A civil protection order is a remedy designed to protect a survivor of interpersonal, intimate partner, or intrafamily violence. Civil protection orders can also be filed by roommates or people living together and sharing a common space as well as by victims of stalking or sexual assault – regardless of whether the victim had any kind of relationship with the stalker.
A civil protection order can result in a person being forced out of a home, losing at least temporary custody of their children, or losing their job, especially if they carry a firearm. Local family courts can justify granting sole custody to the protected party if a court finds that domestic violence (a criminal offense) was either threatened or committed against the protected party.
DC civil protection orders can protect you and your children after suffering an incident of family violence. A lawyer from our firm can improve your understanding of when these orders are appropriate as well as when to pursue a case in family court.
Qualifying for a Civil Protection Order
A civil protection order can help a survivor of domestic abuse protect herself or himself before a crime occurs. According to Code of the District of Columbia §16-1003, any person who believes that they are at risk of suffering family violence, or any person threatened with violence, may petition the domestic violence division for a civil protection order.
In order to obtain a civil protection order, parties must allege that they are or were in a romantic, sexual, or dating relationship or partnership (or have or had a partner in common), have shared a mutual residence, are related by blood or marriage or legally (by adoption, for example). A petitioner who alleges stalking or sexual assault need not have a relationship with the alleged offender.
After a person files a petition in court, a judge will usually hold a hearing on the same day to determine whether the petitioner is eligible for a temporary protection order. If so, the court may grant a temporary protection order for a period of 14 days. During this time, the alleged offender must usually stay away from and not have any contact with the petitioner. These hearings are usually ex parte, which means that only the petitioner gives testimony.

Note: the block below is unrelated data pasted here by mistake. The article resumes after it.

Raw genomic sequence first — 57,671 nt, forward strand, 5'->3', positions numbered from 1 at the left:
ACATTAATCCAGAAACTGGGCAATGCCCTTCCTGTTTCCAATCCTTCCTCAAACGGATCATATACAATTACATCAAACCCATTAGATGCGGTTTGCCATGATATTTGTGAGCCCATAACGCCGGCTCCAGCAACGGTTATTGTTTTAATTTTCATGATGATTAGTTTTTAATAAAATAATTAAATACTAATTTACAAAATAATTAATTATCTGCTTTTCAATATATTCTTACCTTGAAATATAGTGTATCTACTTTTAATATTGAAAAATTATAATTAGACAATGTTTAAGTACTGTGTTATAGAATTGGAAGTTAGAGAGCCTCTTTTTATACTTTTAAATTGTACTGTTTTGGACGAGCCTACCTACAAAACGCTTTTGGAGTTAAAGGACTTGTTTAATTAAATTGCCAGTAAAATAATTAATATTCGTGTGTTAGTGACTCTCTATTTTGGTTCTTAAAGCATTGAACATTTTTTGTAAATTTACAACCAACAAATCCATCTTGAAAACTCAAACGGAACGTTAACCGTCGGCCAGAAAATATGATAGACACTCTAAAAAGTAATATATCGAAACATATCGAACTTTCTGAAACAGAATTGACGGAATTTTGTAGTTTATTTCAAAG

Once this 14-day period expires and the alleged offender is served, the court will hold a subsequent hearing to determine whether a civil protection order should be entered. At that time both parties may testify and both have the opportunity to present evidence to support or refute allegations of domestic abuse. While both may testify, it is also possible that neither testifies and the case settles with the entry of an order but without admission of wrongdoing. If the case does not settle and instead the judge hears the evidence in a trial and finds good cause to believe that the alleged incident occurred, DC Code §16-1005 allows the presiding judge to order the offender to:
- Refrain from committing or threatening to commit abuse
- Seek mental health counseling or attend a domestic violence intervention program
- Leave a shared home
- Order that a party may only have supervision through the court’s supervised visitation center
- Pay the protected party’s legal costs or attorney’s fees
DC civil protection orders can remain in effect for up to one year, but they can be extended in some cases. One of our attorneys can help you obtain a civil protection order if you are a survivor of violence or, if you have been wrongfully accused, we can argue against the issuance of a civil protection order or in favor of a more lenient order.
Ask an Attorney about DC Civil Protection Orders
DC civil protection orders allow survivors of domestic violence to seek safety from abusive family members, romantic partners, and roommates. A judge may require the restricted party to surrender property, leave their home, or refrain from contacting the protected party. The impact of household violence can also affect a party’s divorce or child custody case.
Working with an experienced attorney from our firm can be substantially beneficial in obtaining a DC civil protective order. Our team can work to argue in favor of or against the imposition of a protection order. Consider reaching out to a lawyer today to discuss your options.